To better tailor the premed curriculum to the needs of future physicians, Yale University is developing a cluster of new interdisciplinary courses that devote special focus to the concepts most relevant to medicine.
Molecular biology, organic chemistry, and calculus are standard fare for students with medical school in their sights. But treating these courses as stand-alone subjects doesn’t always prepare students to do the kind of cross-disciplinary thinking that will be required of them as medical students and physicians working in complex clinical settings. To better tailor the premed curriculum to the needs of future physicians, Yale University is developing a cluster of new interdisciplinary courses that devote special focus to the concepts most relevant to medicine.
Yale has garnered 21 years of continuous HHMI funding to improve undergraduate science education. The grants have allowed the university to create mentor networks for female students, to broaden opportunities for students from disadvantaged backgrounds, and to help both professors and postdocs learn how to teach more effectively.
In keeping with that tradition of innovation, the new premed curriculum draws on the recommendations of a 2009 report from HHMI and the Association of American Medical Colleges called the Scientific Foundations for Future Physicians, says program director Robert Wyman. Preparing for a career in medicine requires understanding traditional scientific concepts, the report’s authors wrote, but it also calls for the ability to apply one field of knowledge to another. Premed courses, they advised, should be interactive and interdisciplinary.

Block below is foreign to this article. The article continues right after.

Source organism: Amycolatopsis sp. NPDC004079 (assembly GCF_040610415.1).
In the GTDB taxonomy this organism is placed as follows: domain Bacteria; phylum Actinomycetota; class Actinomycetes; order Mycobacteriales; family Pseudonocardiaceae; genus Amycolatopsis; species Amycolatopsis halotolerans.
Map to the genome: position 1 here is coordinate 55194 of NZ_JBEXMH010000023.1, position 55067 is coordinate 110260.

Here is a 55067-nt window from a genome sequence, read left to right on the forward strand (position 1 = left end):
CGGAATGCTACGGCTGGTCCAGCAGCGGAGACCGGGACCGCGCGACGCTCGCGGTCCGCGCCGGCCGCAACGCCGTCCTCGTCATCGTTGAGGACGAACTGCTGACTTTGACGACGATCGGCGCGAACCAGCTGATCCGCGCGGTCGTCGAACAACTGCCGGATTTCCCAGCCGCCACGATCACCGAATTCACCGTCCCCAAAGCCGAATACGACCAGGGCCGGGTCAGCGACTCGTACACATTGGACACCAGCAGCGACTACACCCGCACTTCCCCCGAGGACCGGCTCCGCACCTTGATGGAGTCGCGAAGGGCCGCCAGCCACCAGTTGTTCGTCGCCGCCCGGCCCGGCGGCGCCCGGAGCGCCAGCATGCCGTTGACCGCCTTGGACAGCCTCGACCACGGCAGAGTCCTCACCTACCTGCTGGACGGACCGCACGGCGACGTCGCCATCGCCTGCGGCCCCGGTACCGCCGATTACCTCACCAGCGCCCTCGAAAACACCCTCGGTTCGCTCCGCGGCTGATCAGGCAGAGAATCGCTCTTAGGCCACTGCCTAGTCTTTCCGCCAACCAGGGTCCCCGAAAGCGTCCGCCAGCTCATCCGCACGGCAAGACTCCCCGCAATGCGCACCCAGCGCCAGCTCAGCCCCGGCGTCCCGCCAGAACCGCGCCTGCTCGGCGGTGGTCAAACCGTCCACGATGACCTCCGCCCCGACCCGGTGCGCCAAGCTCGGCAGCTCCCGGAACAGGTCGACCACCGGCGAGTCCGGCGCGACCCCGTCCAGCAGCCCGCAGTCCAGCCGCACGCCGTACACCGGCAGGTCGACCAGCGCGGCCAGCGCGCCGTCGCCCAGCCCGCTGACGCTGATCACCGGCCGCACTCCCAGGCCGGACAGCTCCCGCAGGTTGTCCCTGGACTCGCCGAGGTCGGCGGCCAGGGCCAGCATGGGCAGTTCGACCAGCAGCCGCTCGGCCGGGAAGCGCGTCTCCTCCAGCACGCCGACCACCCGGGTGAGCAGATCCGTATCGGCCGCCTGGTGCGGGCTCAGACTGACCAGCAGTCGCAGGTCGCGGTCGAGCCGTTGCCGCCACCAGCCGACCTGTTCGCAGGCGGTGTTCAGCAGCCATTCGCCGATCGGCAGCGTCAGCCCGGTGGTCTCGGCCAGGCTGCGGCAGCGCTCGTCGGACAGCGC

Wyman agrees. In one of Yale’s new courses, students will learn about quantitative approaches to biological problems. Another course will link evolutionary biology and medicine, tackling topics such as the evolution of disease-causing viruses and bacteria, the development of drug resistance, and the emergence of new diseases.
HHMI support will also extend an existing rainforest biochemistry course created by HHMI professor Scott Strobel. Currently, course participants travel to a South American rainforest to collect samples of microorganisms that live inside plants. They return to Strobel’s Yale laboratory to analyze molecules made by the microorganisms, looking for natural products that could lead to future medicines. HHMI funding will now allow students to continue these projects in the labs of other Yale scientists.
As with previous efforts, outcomes of the premed curriculum changes will be monitored carefully, Wyman says. “Success is even more important to us than innovation.”